The judge ruled that the law is against the rules of natural justice or procedural fairness or administrative justice that a person be condemned before he has been given the opportunity to be heard on the issue under consideration.
“This is the case whenever the decision taken or about to be taken adversely affects that person in his personal or property rights. This precept of natural justice has been specifically constitutionally guaranteed in section 33 of the Constitution and is a fundamental right or a Chapter III right,” reads the judgment.
Asked why government has disregarded the ruling declaring the law unconstitutional, the attorney general counters that if a matter is subject to appeal the status quo remains. He hastens to add that after the September 11 incident in the US this process has been embraced uncritically by the international community despite that it does not demand “due process” and the application of human rights standards.
The anti-terrorism legislation is not a media-specific statute but certain sections of it infringe on media freedom. Section 21 states that a person who supports terrorist acts commits an offence and shall, on conviction, be liable to the same punishment as is prescribed for the perpetrator. It infringes on the rights of the journalists who interact with and interview members of the proscribed organisations in the line of duty.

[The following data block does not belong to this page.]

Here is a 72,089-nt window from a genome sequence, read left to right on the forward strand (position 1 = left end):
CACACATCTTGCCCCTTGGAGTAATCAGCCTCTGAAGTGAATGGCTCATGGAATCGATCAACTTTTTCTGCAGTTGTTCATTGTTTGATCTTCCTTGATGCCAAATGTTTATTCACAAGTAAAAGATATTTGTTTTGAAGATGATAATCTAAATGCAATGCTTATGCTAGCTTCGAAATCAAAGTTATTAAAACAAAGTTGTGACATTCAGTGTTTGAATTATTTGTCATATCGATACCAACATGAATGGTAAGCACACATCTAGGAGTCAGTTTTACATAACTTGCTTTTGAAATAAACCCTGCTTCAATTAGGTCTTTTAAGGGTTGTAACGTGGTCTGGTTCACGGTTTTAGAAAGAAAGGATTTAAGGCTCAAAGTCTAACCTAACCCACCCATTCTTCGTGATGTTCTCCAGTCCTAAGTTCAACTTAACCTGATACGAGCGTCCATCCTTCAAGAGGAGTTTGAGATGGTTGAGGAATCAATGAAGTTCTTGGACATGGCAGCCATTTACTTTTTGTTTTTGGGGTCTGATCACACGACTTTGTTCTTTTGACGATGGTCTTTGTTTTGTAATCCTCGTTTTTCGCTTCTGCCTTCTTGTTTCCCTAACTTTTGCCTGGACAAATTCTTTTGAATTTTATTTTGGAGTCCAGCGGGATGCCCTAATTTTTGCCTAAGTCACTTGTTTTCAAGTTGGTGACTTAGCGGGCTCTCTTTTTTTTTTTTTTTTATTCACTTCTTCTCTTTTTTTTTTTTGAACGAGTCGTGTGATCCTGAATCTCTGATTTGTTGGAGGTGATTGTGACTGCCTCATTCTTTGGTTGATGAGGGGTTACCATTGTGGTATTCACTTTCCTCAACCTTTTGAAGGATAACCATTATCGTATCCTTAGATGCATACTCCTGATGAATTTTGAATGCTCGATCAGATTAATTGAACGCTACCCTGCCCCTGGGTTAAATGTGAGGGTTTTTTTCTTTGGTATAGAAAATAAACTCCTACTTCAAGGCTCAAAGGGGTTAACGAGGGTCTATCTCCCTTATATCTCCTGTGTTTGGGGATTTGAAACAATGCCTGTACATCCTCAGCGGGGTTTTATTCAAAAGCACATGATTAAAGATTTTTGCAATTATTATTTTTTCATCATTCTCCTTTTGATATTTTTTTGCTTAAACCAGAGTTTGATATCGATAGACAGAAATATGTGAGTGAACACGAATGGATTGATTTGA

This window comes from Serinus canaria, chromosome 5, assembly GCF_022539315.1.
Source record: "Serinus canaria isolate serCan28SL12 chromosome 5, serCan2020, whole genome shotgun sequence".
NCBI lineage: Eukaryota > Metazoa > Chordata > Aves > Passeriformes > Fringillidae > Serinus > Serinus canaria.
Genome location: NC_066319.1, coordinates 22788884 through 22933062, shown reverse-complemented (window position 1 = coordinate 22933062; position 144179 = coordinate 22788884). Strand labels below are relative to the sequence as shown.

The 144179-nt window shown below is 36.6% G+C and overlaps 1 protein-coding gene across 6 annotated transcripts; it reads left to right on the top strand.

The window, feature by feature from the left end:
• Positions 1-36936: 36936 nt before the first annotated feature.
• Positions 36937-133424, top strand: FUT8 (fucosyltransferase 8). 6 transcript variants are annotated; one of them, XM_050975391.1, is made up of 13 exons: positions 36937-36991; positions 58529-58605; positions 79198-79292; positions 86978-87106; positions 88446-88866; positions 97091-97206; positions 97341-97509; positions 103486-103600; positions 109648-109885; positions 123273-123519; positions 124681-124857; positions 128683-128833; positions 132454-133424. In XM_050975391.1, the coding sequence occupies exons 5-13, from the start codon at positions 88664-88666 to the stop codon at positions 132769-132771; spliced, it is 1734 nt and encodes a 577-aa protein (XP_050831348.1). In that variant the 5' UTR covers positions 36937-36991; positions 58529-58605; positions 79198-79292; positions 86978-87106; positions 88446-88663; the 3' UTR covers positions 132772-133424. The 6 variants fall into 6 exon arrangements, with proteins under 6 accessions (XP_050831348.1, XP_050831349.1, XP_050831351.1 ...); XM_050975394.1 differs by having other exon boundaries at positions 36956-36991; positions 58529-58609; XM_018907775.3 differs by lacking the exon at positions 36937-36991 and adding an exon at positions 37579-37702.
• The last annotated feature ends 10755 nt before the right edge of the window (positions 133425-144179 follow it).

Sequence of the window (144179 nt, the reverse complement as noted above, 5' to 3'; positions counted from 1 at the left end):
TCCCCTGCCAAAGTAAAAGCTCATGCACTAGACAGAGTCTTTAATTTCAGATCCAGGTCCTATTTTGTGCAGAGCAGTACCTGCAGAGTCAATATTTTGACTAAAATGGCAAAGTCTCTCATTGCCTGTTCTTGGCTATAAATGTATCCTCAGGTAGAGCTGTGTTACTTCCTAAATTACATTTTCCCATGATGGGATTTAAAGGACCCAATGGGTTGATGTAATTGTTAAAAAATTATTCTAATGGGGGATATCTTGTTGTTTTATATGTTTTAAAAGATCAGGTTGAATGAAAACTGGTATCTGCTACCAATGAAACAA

Against this background, the government spokesperson, Rev. Alpheous Nxumalo has warned emaSwati against interacting with proscribed entities after the government’s ban of the Swaziland News and its editor. He told them to exercise discretion, collective intelligence and responsibility in choosing who to follow and interact with in the borderless and unrestricted world of social media. He has further told emaSwati to avoid to be guilty of either by association or by abetting activities which seeks to undermine peace and security in the kingdom.
“It is not in the best interest of the people themselves to be seen (rightly or wrongly), to be in association or in support of entities and individuals who have openly incited and encouraged violence and murderous attacks on members of the public, the country’s security services’ members and private and public infrastructure. Some of these people have chosen the path of advertorial and atrocious politics in the place of the politics of engagement,” reads his statement.
This contravenes the constitutional right of emaSwati which expressly recognises freedom of expression and media freedom. Section 24 (2) states that a person shall not, except with free consent of that person, be hindered in the enjoyment of the freedom of expression and other media including freedom to receive ideas and information without interference.